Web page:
Information common to all health topics, such as "What is it?" and "How many people are affected?," is available in the Condition Information section. In addition, health topics frequently have questions that pertain only to that topic. These other FAQs are answered in this section.
What if my child with ASD can't tell me something's wrong?
Problems with communication are a main feature of ASD. These problems can make it hard for children with autism to tell their parents and caregivers how they feel-including whether or not they feel sick or are in pain. They might not be able to explain in words that their stomach hurts or they have a headache. Instead, they might show how they feel by how they act.
For example, a child with ASD might:
- Slap or punch his head to show that he has a headache
- Try to eat large amounts of food she likes to help ease the pain of a stomachache
- Be restless and unable to sit still if he has an earache, as if trying to get away from the pain
Parents, caregivers, and health care providers need to pay attention to behaviors so that they know what is normal for a certain child. If the child does not usually hit his head, but then starts to do so, he might have a headache. In some cases, once the pain goes away, the behavior will stop or be reduced.
It's important for parents, caregivers, and health care providers to work together to ensure that people with autism are getting the best care.
Is there a link between ASD and vaccines?
Currently, there is no scientific evidence that vaccines or any material used to make or preserve vaccines causes or contributes to ASD.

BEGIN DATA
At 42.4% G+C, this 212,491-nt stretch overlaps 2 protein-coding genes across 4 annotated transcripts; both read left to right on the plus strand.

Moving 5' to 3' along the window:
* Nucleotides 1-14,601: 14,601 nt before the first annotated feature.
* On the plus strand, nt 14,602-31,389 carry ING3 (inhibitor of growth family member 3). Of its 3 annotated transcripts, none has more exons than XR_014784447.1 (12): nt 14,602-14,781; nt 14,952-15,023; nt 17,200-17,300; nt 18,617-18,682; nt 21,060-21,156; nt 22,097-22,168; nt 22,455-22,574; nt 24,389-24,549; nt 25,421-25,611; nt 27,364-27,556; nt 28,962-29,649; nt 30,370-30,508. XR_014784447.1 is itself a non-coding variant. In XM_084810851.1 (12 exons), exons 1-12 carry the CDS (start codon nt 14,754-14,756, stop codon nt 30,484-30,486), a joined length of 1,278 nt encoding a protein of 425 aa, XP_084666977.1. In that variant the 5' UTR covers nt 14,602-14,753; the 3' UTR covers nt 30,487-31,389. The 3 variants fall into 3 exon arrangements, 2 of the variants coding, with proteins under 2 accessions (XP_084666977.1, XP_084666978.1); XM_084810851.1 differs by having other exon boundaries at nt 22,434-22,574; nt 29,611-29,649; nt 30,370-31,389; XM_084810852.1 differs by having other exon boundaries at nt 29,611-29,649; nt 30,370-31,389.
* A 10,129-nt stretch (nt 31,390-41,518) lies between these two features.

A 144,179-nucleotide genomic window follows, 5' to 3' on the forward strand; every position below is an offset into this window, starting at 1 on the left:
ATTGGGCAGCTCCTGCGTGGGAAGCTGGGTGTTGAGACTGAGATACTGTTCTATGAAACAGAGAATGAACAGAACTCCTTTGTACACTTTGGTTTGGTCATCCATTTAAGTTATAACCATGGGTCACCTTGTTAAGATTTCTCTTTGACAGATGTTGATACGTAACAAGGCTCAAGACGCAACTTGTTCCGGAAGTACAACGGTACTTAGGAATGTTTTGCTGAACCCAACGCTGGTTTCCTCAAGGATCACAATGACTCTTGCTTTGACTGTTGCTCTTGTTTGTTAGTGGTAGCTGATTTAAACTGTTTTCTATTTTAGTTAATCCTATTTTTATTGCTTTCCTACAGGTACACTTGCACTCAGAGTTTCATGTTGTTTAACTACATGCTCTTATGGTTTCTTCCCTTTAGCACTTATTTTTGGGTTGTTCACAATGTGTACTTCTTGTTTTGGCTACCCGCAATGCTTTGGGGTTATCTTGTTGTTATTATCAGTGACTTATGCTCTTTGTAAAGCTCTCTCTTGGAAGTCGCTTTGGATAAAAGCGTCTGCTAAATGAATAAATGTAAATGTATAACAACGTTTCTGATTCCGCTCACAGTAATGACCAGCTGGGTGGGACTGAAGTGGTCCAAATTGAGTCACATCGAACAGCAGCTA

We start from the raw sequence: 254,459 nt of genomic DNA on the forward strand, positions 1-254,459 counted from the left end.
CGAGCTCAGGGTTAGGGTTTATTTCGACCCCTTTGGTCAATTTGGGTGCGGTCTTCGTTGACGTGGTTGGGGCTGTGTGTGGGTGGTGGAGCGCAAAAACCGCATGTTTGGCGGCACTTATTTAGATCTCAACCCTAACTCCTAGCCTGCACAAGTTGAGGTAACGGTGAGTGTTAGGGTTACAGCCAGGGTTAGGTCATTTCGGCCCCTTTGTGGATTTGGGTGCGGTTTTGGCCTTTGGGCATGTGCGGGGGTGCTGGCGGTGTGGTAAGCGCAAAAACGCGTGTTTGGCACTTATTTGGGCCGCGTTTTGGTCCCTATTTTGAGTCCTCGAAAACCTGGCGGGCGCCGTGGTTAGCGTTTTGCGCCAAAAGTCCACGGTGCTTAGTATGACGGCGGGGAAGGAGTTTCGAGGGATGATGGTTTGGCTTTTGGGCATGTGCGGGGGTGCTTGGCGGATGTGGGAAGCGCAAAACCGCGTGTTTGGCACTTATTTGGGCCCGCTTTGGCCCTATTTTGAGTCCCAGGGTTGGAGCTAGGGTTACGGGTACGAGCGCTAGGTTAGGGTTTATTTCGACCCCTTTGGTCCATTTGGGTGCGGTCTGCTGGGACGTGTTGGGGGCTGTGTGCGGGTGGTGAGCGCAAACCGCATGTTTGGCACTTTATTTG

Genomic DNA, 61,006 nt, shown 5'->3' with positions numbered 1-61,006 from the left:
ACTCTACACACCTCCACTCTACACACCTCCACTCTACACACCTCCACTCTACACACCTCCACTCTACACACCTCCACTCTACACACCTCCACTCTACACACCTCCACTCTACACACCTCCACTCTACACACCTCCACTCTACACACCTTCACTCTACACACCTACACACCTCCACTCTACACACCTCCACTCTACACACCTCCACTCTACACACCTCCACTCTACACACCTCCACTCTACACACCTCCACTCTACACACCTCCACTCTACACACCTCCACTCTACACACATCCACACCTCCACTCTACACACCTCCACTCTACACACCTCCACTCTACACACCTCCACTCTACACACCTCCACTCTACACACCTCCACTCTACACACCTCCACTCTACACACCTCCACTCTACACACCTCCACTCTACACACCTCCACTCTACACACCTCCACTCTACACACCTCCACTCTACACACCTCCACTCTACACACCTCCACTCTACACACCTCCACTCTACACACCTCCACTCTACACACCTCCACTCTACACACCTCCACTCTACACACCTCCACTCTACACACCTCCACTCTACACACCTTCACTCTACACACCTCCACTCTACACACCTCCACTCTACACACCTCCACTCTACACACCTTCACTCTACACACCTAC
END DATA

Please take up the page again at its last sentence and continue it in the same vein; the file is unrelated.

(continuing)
The Centers for Disease Control and Prevention (CDC), another agency within the U.S. Department of Health and Human Services, conducts and supports most of the federal studies on vaccines and autism. The CDC also provides the most accurate and up-to-date information about research on ASD and vaccines, including studies supported by the federal government and those funded independently.
Visit the CDC's website at http://www.cdc.gov/ncbddd/autism/topics.html for more specific information.
Are there disorders or conditions associated with ASD?
Many people with ASD also have one or more other disorders. According to the CDC, about 10% of children with an ASD have an identifiable genetic, neurologic, or metabolic disorder.1,2
Some of these co-occurring disorders can include:
- Epilepsy or seizure disorder. Up to 39% of people with autism also show signs of epilepsy by adulthood.3 In most cases, medication can control and treat epilepsy effectively.
- Tuberous sclerosis. Between 1% and 4% of people with ASD also have tuberous sclerosis. This is a disorder that causes non-cancerous tumors to grow in the brain, kidneys, liver, heart, lungs, and skin.4,5 People with tuberous sclerosis have some of the same symptoms as some people with ASD, including developmental delay, behavior problems, and seizures.
- Fragile X syndrome. Nearly 2.1% of people with ASD also have Fragile X syndrome, the most commonly inherited form of intellectual disability.6,7 It is caused by a mutation in the gene called FMR1, located on the X chromosome.
- Cognitive impairment. About 41% of children with ASD have a cognitive impairment (problems with thinking, remembering, concentrating, or being creative) or an IQ of 70 or lower8.
- Psychological conditions. Other common conditions include anxiety and attention deficit hyperactivity disorder.9,10,11
Many people with ASD also have other, less serious conditions. Sleep disorders, allergies, and digestive problems are common in people with ASD, just as in people without autism. Many of these problems are treatable. Treatment for these conditions won't cure autism, but it can improve the quality of life for people who have autism and for their families.